Coming Spring 2021. In his new book Rick Bailey returns to familiar subjects, home, family, food, health, travel, technology, finding humor in the minute details of everyday life. Whose idea was pumpkin pie? How do you get rid of ear worm? Why do Americans smile so much? Is that a velociraptor’s footprint? Are we in the midst of a great bug die-off?
In small nibbles, these essays will entertain as you read sitting pool- or beach-side, enjoying your morning coffee, relaxing in bed before drifting off to sleep.
Get Thee to a Bakery book will be published by University of Nebraska Press.
(At left, not the official cover)
About the author
Rick Bailey has written three collections of essays. Married to an Italian immigrant, in 41 years of marriage he learned the language and food of Italy, leading slow-travel excursions to Italy focused on local culture and heroic eating. He and his wife divide their time between Michigan and the Republic of San Marino.
Books available here:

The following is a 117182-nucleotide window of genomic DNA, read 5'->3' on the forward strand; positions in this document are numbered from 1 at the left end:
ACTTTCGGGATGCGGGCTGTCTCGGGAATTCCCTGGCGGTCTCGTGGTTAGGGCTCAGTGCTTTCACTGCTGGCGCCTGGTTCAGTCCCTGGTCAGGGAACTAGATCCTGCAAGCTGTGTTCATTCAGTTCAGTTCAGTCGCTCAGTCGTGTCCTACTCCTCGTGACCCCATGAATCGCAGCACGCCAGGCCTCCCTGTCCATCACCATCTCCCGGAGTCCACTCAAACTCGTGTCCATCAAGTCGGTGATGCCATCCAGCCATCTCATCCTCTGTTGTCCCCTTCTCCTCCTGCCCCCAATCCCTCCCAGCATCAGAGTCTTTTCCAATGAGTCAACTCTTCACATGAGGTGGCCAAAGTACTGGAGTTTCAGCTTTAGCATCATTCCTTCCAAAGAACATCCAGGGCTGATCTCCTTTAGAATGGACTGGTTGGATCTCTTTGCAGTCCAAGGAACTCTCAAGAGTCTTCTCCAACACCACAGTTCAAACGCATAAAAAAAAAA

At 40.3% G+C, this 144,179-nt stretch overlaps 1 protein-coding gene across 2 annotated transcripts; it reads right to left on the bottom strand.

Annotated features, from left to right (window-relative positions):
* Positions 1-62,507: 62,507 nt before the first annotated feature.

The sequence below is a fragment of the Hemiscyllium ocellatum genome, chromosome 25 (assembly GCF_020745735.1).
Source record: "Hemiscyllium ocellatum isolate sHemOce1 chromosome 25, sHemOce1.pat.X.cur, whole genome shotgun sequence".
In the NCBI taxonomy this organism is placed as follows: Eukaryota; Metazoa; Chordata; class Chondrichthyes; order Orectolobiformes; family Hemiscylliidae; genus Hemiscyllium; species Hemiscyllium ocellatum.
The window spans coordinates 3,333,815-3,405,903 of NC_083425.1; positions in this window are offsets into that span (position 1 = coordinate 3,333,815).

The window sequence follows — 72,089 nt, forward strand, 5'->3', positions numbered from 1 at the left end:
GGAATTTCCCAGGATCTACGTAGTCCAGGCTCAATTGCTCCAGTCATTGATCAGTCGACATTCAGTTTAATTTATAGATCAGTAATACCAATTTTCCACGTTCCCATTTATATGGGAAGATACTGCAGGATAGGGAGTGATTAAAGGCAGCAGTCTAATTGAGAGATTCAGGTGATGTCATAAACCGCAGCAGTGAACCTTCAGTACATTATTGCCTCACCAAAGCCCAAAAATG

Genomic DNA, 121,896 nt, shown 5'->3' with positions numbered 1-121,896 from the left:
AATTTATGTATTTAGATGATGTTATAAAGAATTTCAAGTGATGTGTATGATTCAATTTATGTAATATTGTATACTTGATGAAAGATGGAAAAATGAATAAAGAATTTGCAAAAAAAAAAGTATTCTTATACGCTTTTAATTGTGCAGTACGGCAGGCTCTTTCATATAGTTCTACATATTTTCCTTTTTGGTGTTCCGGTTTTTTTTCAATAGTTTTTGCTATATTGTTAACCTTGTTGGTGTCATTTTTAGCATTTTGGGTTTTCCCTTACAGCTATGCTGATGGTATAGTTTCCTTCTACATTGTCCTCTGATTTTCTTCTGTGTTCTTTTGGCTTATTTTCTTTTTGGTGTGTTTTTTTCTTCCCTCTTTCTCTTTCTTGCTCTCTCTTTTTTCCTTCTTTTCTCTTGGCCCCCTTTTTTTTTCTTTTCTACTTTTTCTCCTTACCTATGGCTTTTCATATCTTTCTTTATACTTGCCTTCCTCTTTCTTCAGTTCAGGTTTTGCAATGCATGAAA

Vote to support your local library.
Click here to request a free review copy of Get Thee to a Bakery. (Coming soon)
Also by Rick Bailey
The Enjoy Agenda at Home and Abroad
“Rick Bailey recreates for us what Virginia Woolf calls moments of being,” writes Eileen Pollack, author of The Only Woman in the Room, “those bright bursts of beauty, loss, communion, and bewilderment that constitute a life.” In these essays he finds humor in a variety of subjects: mindfulness and his half-hearted attempt to lower his blood pressure, the prospect of an iSmell app and the scent of outer space (burnt steak, hot metal, welding fumes), the pros and cons of milk substitutes, going full chopstick in Shanghai, and the limits of his spoken Italian.
American English, Italian Chocolate
“The essays read like the best of short stories: their significance extends beyond what is on the page. Bailey demonstrates a genius for locating a telling detail and employing it sparingly to evoke a setting or character trait, keeping the writing concise and the pace swift.” Publishers Weekly. He travels all night from Michigan to New Jersey to attend the funeral of a college friend dead of AIDS. After a vertiginous climb, he staggers in flipflops across the top of the Leaning Tower of Pisa. In a trattoria in the hills above the Adriatic he ruminates on the history and glories of beans. He ruminates on the importance of feet.
“Tupperware and the Vitruvian Man”